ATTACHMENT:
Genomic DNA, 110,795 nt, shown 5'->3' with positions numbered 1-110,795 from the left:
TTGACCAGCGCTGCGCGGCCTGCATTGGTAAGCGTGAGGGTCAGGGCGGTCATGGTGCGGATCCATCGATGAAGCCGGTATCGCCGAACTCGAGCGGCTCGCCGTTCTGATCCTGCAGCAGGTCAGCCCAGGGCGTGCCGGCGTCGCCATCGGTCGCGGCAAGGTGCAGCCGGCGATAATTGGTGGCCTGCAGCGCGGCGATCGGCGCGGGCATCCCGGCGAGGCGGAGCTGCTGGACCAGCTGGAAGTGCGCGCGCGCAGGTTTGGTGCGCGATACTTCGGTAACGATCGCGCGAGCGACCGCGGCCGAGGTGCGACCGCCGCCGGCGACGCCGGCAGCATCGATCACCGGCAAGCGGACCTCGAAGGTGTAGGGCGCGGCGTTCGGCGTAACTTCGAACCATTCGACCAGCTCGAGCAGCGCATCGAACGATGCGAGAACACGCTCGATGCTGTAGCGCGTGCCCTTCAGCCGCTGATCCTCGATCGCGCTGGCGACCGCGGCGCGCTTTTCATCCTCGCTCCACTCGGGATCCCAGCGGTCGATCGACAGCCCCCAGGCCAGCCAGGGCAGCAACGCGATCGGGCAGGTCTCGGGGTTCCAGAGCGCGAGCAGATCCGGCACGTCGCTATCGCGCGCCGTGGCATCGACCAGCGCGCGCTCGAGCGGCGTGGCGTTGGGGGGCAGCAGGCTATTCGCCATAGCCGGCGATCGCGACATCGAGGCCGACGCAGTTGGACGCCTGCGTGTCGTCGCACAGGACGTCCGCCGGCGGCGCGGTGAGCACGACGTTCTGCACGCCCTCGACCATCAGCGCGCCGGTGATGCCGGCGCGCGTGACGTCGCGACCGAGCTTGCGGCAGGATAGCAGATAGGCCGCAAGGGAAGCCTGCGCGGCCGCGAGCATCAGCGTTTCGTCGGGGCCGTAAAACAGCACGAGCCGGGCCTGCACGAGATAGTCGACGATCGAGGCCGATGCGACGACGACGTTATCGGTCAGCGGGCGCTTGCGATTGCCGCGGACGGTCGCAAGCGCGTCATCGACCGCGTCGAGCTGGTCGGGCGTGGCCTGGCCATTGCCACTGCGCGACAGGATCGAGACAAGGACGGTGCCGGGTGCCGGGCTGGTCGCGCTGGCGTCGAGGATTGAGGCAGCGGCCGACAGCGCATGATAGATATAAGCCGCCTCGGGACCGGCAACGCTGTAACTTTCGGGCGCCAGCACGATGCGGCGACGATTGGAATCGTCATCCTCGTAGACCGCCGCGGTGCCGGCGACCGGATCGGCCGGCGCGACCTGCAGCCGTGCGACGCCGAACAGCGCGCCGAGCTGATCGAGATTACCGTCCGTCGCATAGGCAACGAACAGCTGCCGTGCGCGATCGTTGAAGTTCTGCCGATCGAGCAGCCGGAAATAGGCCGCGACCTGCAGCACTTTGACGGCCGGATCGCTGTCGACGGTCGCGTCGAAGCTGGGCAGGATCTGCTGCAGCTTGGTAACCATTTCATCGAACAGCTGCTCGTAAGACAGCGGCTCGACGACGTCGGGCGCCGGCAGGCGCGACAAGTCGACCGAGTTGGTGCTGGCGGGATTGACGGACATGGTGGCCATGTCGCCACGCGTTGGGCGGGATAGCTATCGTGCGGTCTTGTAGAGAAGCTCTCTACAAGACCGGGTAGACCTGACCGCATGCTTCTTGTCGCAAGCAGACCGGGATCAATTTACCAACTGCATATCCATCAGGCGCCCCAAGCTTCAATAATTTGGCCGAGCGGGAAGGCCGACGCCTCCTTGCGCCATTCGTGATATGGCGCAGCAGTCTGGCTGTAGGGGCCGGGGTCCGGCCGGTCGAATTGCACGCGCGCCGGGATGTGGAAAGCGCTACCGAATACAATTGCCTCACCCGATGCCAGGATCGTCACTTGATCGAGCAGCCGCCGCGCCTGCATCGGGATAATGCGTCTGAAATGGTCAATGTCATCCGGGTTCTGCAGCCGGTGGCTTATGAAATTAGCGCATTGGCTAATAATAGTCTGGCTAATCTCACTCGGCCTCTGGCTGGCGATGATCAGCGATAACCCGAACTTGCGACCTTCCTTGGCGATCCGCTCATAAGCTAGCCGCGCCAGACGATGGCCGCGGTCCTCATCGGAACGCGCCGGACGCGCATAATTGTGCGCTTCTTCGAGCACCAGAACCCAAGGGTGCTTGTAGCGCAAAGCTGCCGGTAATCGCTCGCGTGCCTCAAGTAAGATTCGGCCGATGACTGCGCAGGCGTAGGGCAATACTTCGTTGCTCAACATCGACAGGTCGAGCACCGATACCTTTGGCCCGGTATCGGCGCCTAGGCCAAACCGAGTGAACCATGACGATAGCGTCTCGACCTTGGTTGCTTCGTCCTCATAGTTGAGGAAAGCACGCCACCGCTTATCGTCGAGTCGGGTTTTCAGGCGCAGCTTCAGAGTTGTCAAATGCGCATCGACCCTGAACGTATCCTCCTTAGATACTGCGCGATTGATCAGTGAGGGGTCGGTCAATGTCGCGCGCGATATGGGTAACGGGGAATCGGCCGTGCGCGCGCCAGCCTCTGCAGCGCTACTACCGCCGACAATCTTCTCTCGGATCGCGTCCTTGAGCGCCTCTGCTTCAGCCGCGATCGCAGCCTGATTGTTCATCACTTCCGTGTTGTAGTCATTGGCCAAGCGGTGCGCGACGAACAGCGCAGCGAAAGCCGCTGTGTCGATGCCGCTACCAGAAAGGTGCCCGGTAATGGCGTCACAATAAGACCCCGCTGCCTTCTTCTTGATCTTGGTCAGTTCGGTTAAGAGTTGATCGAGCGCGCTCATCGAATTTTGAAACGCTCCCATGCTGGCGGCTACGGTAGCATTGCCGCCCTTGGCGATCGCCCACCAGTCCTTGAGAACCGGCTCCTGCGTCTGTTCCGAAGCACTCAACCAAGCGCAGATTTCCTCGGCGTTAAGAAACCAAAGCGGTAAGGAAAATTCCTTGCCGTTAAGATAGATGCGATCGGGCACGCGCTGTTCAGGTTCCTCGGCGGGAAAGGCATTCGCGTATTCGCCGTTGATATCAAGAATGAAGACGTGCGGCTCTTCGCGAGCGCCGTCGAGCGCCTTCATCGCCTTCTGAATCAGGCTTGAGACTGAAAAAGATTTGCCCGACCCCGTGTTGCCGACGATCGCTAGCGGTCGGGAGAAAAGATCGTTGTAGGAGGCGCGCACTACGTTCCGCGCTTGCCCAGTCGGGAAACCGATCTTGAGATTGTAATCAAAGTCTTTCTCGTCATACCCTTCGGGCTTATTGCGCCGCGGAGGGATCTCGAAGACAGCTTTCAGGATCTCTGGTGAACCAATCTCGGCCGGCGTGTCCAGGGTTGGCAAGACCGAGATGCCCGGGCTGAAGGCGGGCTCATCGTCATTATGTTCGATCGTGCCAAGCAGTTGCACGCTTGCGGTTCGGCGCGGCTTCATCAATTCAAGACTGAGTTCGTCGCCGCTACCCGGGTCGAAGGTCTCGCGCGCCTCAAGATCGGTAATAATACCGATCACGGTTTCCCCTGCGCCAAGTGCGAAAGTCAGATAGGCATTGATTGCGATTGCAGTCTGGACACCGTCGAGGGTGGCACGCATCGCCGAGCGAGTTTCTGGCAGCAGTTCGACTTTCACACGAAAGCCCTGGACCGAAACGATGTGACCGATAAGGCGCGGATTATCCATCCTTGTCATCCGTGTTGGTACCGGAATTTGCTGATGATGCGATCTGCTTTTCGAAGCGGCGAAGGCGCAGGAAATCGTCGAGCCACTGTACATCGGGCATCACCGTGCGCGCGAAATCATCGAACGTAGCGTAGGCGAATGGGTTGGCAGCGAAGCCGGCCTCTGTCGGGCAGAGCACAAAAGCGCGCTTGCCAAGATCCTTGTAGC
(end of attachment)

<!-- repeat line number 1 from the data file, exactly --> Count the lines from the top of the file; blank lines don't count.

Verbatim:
Genomic DNA, 110,795 nt, shown 5'->3' with positions numbered 1-110,795 from the left: